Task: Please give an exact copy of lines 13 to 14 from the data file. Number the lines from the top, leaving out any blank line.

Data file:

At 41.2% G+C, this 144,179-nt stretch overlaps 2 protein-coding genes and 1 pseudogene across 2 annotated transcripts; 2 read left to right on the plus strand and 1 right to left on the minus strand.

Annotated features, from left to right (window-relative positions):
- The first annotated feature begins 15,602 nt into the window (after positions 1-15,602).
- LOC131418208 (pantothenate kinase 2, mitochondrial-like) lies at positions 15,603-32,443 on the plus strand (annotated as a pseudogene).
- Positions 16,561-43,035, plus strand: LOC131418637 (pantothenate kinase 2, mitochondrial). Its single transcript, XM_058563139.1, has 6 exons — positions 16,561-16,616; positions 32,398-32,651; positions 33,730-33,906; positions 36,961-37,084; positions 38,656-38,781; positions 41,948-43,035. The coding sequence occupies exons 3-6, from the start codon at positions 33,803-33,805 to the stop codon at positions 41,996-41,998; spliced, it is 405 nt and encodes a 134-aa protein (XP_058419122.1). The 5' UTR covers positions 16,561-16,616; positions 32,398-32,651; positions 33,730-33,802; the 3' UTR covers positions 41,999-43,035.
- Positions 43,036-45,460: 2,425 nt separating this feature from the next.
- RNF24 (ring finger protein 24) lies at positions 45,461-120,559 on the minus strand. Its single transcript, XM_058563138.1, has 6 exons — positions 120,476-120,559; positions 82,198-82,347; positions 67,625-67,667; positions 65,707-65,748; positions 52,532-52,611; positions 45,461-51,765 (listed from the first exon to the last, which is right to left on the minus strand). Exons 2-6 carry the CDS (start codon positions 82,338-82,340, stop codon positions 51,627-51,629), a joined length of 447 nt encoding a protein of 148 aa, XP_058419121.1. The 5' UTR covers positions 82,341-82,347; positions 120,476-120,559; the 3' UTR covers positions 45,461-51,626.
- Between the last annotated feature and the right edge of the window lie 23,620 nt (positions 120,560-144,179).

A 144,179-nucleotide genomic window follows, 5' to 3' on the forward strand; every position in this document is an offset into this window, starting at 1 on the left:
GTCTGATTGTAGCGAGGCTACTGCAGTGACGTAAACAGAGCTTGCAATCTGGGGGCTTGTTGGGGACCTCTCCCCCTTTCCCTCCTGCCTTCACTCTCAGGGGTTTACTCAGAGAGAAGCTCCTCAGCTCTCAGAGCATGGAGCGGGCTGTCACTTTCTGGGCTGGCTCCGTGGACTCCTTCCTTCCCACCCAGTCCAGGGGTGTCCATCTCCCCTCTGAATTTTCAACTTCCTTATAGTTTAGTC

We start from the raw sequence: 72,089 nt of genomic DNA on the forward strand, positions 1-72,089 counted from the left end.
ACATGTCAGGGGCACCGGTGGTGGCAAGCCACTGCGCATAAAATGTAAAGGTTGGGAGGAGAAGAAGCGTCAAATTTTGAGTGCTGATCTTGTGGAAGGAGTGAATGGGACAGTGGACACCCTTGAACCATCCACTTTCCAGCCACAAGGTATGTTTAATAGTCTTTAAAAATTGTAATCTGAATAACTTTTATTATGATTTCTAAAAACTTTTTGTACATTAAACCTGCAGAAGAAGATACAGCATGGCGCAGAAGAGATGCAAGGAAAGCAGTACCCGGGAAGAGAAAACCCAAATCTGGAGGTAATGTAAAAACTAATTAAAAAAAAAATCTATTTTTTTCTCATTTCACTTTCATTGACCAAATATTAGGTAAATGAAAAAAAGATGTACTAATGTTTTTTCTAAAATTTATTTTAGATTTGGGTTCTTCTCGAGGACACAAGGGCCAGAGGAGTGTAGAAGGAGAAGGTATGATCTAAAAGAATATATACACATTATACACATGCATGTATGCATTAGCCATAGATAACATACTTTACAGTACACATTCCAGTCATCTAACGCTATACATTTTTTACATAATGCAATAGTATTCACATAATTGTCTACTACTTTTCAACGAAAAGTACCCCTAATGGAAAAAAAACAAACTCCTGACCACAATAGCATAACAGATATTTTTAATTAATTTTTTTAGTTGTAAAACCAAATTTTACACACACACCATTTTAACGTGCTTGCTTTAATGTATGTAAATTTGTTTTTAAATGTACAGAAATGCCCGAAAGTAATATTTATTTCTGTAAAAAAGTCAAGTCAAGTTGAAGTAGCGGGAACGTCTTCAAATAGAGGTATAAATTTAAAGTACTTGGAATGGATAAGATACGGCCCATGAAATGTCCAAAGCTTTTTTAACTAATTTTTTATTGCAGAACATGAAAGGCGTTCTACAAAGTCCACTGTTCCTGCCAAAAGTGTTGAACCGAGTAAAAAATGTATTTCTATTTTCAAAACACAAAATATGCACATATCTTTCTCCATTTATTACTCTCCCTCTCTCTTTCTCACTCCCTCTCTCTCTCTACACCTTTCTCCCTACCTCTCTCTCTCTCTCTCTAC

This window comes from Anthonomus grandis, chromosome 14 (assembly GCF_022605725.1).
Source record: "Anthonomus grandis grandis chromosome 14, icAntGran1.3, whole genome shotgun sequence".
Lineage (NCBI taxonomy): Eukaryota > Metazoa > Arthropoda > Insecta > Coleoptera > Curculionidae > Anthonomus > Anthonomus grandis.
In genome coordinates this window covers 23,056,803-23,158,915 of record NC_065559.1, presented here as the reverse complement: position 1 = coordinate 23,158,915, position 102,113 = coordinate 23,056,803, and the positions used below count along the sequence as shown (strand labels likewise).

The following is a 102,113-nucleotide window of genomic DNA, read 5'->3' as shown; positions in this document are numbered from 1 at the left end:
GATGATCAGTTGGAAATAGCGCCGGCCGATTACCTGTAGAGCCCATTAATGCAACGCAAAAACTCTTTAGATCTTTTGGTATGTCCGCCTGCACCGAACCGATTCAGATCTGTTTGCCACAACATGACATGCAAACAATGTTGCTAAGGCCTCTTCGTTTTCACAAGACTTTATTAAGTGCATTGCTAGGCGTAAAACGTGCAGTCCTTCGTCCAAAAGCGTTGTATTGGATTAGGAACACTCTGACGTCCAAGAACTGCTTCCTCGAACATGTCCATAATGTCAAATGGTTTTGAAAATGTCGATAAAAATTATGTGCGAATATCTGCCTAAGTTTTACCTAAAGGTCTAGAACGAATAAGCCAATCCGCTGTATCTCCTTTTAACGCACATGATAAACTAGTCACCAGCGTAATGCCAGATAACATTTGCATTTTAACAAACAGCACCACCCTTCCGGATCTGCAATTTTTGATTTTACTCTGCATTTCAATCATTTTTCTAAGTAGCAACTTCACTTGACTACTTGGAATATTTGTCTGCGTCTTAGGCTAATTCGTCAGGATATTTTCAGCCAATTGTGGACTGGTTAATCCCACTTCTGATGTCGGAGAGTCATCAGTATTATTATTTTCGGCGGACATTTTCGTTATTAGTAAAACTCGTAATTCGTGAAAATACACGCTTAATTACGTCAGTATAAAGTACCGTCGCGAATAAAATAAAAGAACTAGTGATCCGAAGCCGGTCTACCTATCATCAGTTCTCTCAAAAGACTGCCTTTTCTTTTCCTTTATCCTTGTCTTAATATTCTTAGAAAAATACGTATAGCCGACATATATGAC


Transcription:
This window comes from Anthonomus grandis, chromosome 14 (assembly GCF_022605725.1).
Source record: "Anthonomus grandis grandis chromosome 14, icAntGran1.3, whole genome shotgun sequence".